You can do this you can do this you can do this you can do this….

A dull murmur came from the hotel bar, laughter and talking, the rattle of ice against glass, the whir of a blender. From where she stood, she could see the bar was crowded, cocktail waitresses in too-short black skirts and white blouses with trays balanced on one hand maneuvering expertly around groups of people.

Maybe no one there was from the reunion. Maybe she was early. Maybe—

You can do this!

She’d always had social anxiety. Had never made friends easily, couldn’t make small talk, sometimes said the wrong thing, alienated people without even knowing what she’d done. Parties and dances had always been agony. Even with friends, people she felt relatively certain actually did like her, there was always the irrational fear she’d say the wrong thing, forget a birthday, commit some horrific social faux pas that would turn them against her, show them what a damaged, worthless person she actually was. She’d started seeing a therapist after college, years after she should have, but her parents thought therapy was all touchy-feely mumbo-jumbo for the weak and all you had to do was suck it up and forget about it, not worry, lock it all away in some dark corner of your mind and move on.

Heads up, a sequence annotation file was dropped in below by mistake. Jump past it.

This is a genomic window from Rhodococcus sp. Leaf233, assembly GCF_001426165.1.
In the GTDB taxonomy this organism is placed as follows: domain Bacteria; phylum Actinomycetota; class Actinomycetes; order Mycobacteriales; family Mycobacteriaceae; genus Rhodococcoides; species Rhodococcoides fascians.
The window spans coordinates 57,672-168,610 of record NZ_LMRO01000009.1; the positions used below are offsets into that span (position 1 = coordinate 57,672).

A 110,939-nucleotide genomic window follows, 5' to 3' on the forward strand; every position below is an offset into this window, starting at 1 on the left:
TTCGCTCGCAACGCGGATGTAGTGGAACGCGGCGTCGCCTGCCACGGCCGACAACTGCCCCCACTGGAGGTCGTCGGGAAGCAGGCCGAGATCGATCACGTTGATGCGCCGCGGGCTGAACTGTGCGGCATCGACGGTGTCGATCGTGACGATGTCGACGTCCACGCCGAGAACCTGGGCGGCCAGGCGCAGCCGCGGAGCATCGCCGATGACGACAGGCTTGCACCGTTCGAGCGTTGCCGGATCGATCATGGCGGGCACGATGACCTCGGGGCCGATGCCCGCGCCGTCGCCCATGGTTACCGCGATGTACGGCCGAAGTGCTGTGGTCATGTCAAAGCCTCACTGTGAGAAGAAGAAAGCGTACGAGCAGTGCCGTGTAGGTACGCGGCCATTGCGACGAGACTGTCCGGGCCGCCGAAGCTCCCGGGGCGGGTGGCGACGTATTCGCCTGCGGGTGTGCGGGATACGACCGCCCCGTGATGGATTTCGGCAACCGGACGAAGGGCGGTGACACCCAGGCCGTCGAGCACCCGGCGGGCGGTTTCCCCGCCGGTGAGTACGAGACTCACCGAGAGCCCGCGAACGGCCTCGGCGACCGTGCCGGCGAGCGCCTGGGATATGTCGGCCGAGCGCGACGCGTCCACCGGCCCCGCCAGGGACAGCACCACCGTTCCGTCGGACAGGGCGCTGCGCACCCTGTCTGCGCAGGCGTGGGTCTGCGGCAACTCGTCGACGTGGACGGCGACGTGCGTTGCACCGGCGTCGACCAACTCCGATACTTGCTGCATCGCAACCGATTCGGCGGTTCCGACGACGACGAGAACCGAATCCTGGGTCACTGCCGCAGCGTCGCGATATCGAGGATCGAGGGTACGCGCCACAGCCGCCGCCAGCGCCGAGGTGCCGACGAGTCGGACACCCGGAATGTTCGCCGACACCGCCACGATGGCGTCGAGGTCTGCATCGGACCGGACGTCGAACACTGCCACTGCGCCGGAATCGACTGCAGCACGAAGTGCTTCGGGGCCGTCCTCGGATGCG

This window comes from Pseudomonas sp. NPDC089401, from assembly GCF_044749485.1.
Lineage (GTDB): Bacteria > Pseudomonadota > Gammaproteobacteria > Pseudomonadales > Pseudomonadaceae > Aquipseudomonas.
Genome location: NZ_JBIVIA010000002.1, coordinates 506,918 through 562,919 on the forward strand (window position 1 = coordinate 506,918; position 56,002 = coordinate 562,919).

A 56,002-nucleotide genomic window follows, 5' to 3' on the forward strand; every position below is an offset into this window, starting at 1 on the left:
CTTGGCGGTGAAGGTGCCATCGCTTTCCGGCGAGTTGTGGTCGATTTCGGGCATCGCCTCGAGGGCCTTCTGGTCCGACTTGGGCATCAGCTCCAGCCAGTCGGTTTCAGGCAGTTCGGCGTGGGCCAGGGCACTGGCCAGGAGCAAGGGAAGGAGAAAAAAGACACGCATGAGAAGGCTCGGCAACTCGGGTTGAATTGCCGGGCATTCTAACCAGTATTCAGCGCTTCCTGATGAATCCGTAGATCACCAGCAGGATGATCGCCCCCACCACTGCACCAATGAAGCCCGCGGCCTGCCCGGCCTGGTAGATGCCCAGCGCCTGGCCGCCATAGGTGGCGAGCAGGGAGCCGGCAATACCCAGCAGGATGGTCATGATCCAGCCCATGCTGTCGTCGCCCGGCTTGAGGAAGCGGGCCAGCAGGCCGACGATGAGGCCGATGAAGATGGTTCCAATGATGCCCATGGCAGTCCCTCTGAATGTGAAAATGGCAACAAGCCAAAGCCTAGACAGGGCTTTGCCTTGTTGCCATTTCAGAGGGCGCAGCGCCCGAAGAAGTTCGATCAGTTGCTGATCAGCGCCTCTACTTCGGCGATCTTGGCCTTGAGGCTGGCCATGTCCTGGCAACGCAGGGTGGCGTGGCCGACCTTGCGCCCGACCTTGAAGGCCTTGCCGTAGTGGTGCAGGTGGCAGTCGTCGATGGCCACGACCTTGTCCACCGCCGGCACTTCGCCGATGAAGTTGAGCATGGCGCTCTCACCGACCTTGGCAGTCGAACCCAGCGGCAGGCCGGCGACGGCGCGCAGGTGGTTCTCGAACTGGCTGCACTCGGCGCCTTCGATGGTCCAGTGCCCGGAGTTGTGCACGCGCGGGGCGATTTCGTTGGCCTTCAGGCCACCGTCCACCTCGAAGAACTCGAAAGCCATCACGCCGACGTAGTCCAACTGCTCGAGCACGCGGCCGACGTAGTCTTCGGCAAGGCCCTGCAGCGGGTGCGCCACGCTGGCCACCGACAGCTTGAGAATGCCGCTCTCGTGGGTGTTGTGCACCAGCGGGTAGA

I have never attended a high school reunion, and frankly, have little to no desire to ever do so–with no offense intended to anyone I went to high school with. Our school was very small and remote, for one thing–my graduating class had only 48 students, and at that point, were the largest graduating class in our high school’s history. It’s not easy to get there–one would have to fly into either Kansas City or Wichita, rent a car, and drive for at least an hour just to get to the county seat, and of course, my high school was about nineteen miles (give or take) north of the county seat. I do think about going back from time to time, more to take a look around and see what’s different now as opposed to then; to refresh my memories a bit for writing about the region–which I’ve done somewhat already, but not nearly as much as I could. Using Google Earth has already shown me that my memory is faulty–I’ve fallen into Google Earth wormholes frequently–so while there is some idle curiosity about going back, there’s very little desire or motivation. It’s difficult, I think, for my classmates to understand that I really don’t have much desire to revisit that time of my life; it’s certainly not their fault but the four or five years I spent in Kansas also contain some of the darkest periods of my life.